Sept. 18: After putting her exhibition “America Monuments” on hold, artist lauren woods explains why the action is necessary. | Video by Daily 49er
The following review of the past week or so presents a snapshot of the latest news in African American art and related culture:
After four years in Brooklyn, the New York edition of the 1-54 Contemporary African Art Fair is relocating to Manhattan, according to ARTnews. The fair was established in London in 2013, expanded to New York in 2015, and held its first fair on the continent of Africa in Marrakesh, Morocco, earlier this year. In 2019, 1-54 New York will be presented May 2-5 at Industria, a large photo studio and event space in the West Village, a couple of blocks from the Whitney Museum of American Art. Touria El Glaoui, the fair’s founder and director, said participating galleries felt being in Brooklyn made 1-54 feel like a “fringe fair” and they wanted to be closer to collectors. She said, “We need to be in the middle of things.”
“American Monument” is an interactive sound installation by artist lauren woods about police brutality that features a series of turntables that play audio sourced from specific incidents of police violence and police killings. The exhibition was scheduled to open Sept. 17 at the University Art Museum (UAM) at California State University, Long Beach. Days before on Sept. 11, Kimberli Meyer, director of the museum was fired. In the wake of her dismissal, and the subsequent pause woods put on her exhibition “American Monument,” the campus community has been mystified. To provide some transparency, Cyrus Parker-Jeannette Maria Coltharp, dean of the College of the Arts, and Maria Coltharp, the museum’s registrar & curator of the permanent collection, held a discussion session for faculty and students. Despite the outreach, very little additional information was offered and more questions were raised than answered.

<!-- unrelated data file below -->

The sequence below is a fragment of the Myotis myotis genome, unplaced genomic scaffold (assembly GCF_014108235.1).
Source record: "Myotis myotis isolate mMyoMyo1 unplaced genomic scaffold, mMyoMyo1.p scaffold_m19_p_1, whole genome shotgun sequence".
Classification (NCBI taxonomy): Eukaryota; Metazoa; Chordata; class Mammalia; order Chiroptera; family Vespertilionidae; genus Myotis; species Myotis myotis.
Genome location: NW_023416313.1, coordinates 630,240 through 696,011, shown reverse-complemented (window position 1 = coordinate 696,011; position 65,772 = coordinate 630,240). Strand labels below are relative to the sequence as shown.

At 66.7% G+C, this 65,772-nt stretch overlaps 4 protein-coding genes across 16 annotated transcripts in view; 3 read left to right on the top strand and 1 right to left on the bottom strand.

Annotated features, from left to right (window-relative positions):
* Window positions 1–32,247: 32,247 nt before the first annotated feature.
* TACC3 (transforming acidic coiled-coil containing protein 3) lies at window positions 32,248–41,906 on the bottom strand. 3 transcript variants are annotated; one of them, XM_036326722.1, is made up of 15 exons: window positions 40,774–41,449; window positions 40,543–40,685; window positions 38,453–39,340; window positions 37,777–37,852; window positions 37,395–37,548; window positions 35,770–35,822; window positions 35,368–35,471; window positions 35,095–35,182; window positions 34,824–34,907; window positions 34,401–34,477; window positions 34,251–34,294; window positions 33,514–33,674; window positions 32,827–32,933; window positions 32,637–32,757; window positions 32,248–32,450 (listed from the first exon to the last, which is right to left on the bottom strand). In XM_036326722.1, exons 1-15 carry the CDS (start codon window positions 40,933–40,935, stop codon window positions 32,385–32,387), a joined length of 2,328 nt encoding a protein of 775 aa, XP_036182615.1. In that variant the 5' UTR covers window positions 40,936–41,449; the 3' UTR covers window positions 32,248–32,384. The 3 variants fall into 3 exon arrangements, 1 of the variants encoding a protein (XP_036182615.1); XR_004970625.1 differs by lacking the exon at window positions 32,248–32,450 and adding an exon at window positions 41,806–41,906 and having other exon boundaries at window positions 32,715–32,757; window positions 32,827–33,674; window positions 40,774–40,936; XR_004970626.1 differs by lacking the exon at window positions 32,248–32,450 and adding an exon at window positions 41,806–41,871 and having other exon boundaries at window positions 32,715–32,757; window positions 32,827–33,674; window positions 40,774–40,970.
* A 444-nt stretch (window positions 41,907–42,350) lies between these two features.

Architect David Adjaye has been tapped to design a new building for the Princeton University Art Museum. According to the university’s announcement, the museum is envisioned as a “dramatically enlarged space for the exhibition and study of the museum’s encyclopedic collections, special exhibitions and art conservation, as well as object-study classrooms and office space for the 100-person museum staff.”
Twitter was abuzz recently about the National Museum of African American History (NMAAHC) having a white curator in charge of its hip hop collection, a role she has held at the Smithsonian for more than a dozen years, even before NMAAHC was in development. The museum put out a statement emphasizing her “deep commitment,” explaining she is part of a larger curatorial team focused on music, and stating its dedication to diversity.
Artist Warrington Colescott (1921-2018) talks about his practice and career. | Video by Printmaking Legacy Project
Warrington Colescott, the artist, renowned printmaker and longtime professor at the University of Wisconsin-Madison, has died at age 97. He passed away on Sept. 10 at home in Hollandale, Wisc. Colescott is recognized for “employing his sharp wit and vivid imagination to interpret contemporary and historical events…” The Milwaukee Art Museum holds the largest collection of his work and presented “Warrington Colescott: Cabaret, Comedy & Satire” in 2010, a retrospective exploring 60 years of his print production and featuring works from the museum’s holdings. He was the brother of artist Robert Colescott (1925-2009). Read obituary here.
Artist Robert S. Duncanson is buried in an unmarked grave. The painter, who was active in the mid-19th century and is considered the first African American artist to gain widespread and international recognition, was laid to rest at Historic Woodland Cemetery about 40 miles south of Detroit. Duncanson is in a family plot, but he has no marker. According to the Detroit Free Press, a group of local artists has stepped up and raised funds for a headstone, which will be unveiled later this year at the Detroit Institute of the Arts before being installed at Duncanson’s gravesite.
New York-based curator Stephanie E. Goodalle is the 2018 Oral History Fellow at Bomb magazine. Since 2014, Bomb has been conducting extensive interviews with New York-based visual artists of African descent about their backgrounds, practice, and life experiences. In the latest installment in the series, curator Lowery Stokes Sims interviewed artist Maren Hassinger.
Ghanaian artist Paa Joe is in residence at the Detroit Institute of Arts. | via DIA
COMMISSIONS & PROJECTS
The Detroit Institute of Arts is hosting Ghanaian fantasy coffin artist Joseph Ashong (known as Paa Joe) for a month-long residency from Sept. 23-Oct. 21. Visitors to the museum will be able to watch Joe craft a coffin resembling a Ford Model-T car.